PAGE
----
Discovering Iceland By Car

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Disclosure: This article may contain links to products or services (including Amazon) that pay me a small commission. This is at no extra cost to you.

This is a sponsored post from Auto Europe.

With an abundance of steam vents, lava fields and bubbling mud pools, Iceland is a destination that will simply take your breath away. There is so much to see when discovering Iceland by car that it is important to plan your trip meticulously, particularly when travelling off season.

Driving In Iceland

There are a few things to bear in mind when driving in Iceland. The weather is famous for changing quickly and constantly, so it’s best to be prepared for all eventualities every time you get in the car. And keep an eye out for sheep when driving in rural areas, especially in springtime. It’s also worth noting that petrol stations are mostly automated, so make sure you have a debit or credit card with a valid pin number. Generally speaking, you should always check road conditions before starting out and drive carefully, keep warm and stay alert at all times.

Massive steam eruption from a geysir, watched by a crowd of people
Discover the Geysir hot springs while on an Iceland road trip (Image by Sharon Ang from Pixabay)

One of the world’s leading car hire companies, Auto Europe is the perfect choice for travellers planning a road-trip in Iceland. The company works with all the top global and local suppliers to offer the widest choice of vehicles at the very best rates. Plus you can save even more money by taking advantage of Auto Europe’s regular promotions, including Free Winter Tyres (a major advantage in Iceland), GPS Included, Free Additional Drivers and Weekend Specials.

Exploring The Island

Attractions not to be missed include Geysir, the largest and most impressive of the country’s many hot springs, and the amazing glacial lagoon at Jökulsárlón where huge icebergs can often be seen breaking off and crashing into the water below.

Reykjavík And Keflavík

Iceland boasts the world’s most northerly capital, Reykjavík, which is bursting with tourist appeal for visitors of all ages. The city has an abundance of sights to explore, including the National Museum, Settlement Exhibition, Culture House, Wilderness Centre and Langjökull Ice Cave.

Large ship in a dock outside a museum. There are harbourside buildings and mountains in the background
Outside the Maritime Museum in Reykjavík

Close by lies Keflavík, another fascinating city that is home to many of Iceland’s top tourist attractions, as well as the country’s international airport. The long list of things you shouldn’t miss in Keflavík includes Viking World (whose main exhibit is the Íslendingur Viking ship) and the Duus Museum which offers visitors a fascinating portrayal of the country’s long history.

Natural Attractions

Just a half-hour drive from Keflavík lies the fabled Blue Lagoon, arguably the most scenic of the island’s many picture-book thermal swimming pools. Its pristine, silica-rich water remains pleasantly warm throughout the year and its milky, turquoise colour provides a scenic photographic backdrop.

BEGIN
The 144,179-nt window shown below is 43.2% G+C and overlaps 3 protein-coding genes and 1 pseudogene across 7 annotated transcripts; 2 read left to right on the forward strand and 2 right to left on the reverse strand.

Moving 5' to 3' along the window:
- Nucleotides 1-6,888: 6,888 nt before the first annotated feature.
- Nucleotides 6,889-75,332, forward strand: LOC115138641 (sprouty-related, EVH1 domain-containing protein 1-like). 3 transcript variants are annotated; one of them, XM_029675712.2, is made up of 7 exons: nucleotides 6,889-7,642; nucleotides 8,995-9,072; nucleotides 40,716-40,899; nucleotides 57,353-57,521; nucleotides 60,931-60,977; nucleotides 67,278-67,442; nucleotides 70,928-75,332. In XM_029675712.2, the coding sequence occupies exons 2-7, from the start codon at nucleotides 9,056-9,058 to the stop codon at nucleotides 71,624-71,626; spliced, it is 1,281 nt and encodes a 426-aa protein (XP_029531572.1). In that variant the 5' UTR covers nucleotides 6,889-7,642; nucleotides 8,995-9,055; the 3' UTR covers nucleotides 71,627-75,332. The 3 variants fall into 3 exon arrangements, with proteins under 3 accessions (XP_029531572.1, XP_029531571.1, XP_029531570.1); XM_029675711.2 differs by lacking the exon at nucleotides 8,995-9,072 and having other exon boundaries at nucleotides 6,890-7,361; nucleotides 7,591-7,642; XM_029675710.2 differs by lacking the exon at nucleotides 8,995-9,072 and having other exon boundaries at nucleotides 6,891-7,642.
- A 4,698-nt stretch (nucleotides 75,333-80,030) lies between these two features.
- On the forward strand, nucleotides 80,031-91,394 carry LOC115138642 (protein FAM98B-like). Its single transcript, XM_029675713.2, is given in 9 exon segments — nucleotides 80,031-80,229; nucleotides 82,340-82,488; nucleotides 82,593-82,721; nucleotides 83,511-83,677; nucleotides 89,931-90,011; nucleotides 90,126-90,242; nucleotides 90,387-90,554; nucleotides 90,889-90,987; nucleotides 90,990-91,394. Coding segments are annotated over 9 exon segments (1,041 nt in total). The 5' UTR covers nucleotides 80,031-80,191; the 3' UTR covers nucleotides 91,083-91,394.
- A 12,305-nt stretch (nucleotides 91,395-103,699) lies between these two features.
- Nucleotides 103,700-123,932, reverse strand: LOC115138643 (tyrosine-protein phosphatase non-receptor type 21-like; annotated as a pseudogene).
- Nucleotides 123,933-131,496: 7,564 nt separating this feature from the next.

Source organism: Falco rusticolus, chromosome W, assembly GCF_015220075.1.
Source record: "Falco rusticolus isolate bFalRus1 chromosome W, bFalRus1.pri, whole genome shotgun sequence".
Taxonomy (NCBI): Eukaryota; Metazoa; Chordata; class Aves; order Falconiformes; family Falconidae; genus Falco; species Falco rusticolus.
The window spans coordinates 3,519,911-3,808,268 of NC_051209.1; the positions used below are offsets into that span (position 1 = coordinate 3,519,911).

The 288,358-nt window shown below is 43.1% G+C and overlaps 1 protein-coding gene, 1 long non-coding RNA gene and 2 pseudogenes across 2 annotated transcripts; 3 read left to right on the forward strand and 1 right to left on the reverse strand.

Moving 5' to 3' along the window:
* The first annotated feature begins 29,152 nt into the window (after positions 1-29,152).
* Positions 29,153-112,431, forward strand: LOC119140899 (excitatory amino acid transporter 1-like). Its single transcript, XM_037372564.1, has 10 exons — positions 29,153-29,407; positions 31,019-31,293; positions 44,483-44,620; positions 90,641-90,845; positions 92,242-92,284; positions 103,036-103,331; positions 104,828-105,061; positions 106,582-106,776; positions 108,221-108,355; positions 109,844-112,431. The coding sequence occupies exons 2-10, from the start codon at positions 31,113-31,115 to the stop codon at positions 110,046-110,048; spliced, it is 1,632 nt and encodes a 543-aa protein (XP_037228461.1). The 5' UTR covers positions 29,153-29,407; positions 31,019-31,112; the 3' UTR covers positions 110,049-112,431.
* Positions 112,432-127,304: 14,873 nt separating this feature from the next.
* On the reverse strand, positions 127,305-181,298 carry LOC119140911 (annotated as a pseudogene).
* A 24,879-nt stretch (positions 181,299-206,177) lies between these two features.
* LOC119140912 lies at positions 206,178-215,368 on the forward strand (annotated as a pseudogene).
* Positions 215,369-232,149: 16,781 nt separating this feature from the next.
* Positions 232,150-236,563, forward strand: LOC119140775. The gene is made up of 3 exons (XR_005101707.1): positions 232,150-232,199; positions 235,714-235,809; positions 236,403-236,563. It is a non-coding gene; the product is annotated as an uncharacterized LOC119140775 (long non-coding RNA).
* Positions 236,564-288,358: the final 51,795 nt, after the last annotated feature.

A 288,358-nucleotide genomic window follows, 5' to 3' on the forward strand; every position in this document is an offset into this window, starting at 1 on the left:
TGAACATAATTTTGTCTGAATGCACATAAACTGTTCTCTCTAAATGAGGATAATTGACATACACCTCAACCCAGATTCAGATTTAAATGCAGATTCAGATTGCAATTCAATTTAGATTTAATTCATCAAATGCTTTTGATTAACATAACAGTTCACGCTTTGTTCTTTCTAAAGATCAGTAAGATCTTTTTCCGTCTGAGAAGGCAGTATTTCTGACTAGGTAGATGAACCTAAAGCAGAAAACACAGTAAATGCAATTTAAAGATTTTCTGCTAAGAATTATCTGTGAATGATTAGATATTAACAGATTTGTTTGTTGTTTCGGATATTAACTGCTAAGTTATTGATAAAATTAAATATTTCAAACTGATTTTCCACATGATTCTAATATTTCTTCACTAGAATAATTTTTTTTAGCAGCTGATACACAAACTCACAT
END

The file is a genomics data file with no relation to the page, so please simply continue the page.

Another of Iceland’s key natural attractions is Gullfoss (Icelandic for “Golden Falls”) located approximately two hours inland from Reykjavík. Here visitors can enjoy the thrill of watching icy water thundering down into the river below at one of the island’s most spectacular locations.

Man walking along a path beside a stream surrounded by hills
Exploring Iceland by car allows you to enjoy the unspoilt landscape

Westfjords

Also easily accessible by car from Reykjavík is the Westfjords region of north-west Iceland. With Greenland visible on a clear day, this largely mountainous area comprises dozens of fjords surrounded by steep cliffs and is the perfect day-trip destination for people staying in the Icelandic capital.

Driving On The Iceland Ring Road

An extensive motoring holiday in Iceland normally involves a trip round Route 1, the country’s famous two-lane Ring Road. This extraordinary 860-mile circuit offers drivers and their passengers everything from unparalleled ocean views to striking vistas across Iceland’s vast moon-like interior.

A major highlight in the south-east of the island is Vatnajökull, one of the largest national parks in Europe. Covering more than 5,000 square miles, the star feature is its huge 6,500 foot high icecap serenely surrounded by a series of majestic mountain ridges to form a unique landscape.

Exploring Iceland by car, driving along an empty road with barren landscape, mountains and a lake
On the road in Iceland (Image by rgroger84 from Pixabay)

Discovering Iceland By Car

With a car hire in Iceland you’ll also have quick and easy access to the idyllic Reykjanes Peninsula, an area notable for its hot springs and geothermal activity where visitors can tour volcanoes and enjoy a wide assortment of outdoor activities. Or you could choose a longer trip around western Iceland, taking in many of the island’s main sights.

And last but certainly not least, when planning your trip to Iceland, remember that the country ranks as one of the best places in the world to see the Northern Lights. This is a regular feature between September and April when the whole island is a hotspot for a heavenly light show!

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WorldWideWriter is owned and managed by Karen Warren.

I have been writing and travelling for many years (almost 70 countries at the last count), and I’ve visited every continent except Antarctica. This website is my attempt to inform and inspire other travellers, and to share some of the things I’ve discovered along the way. Read more…

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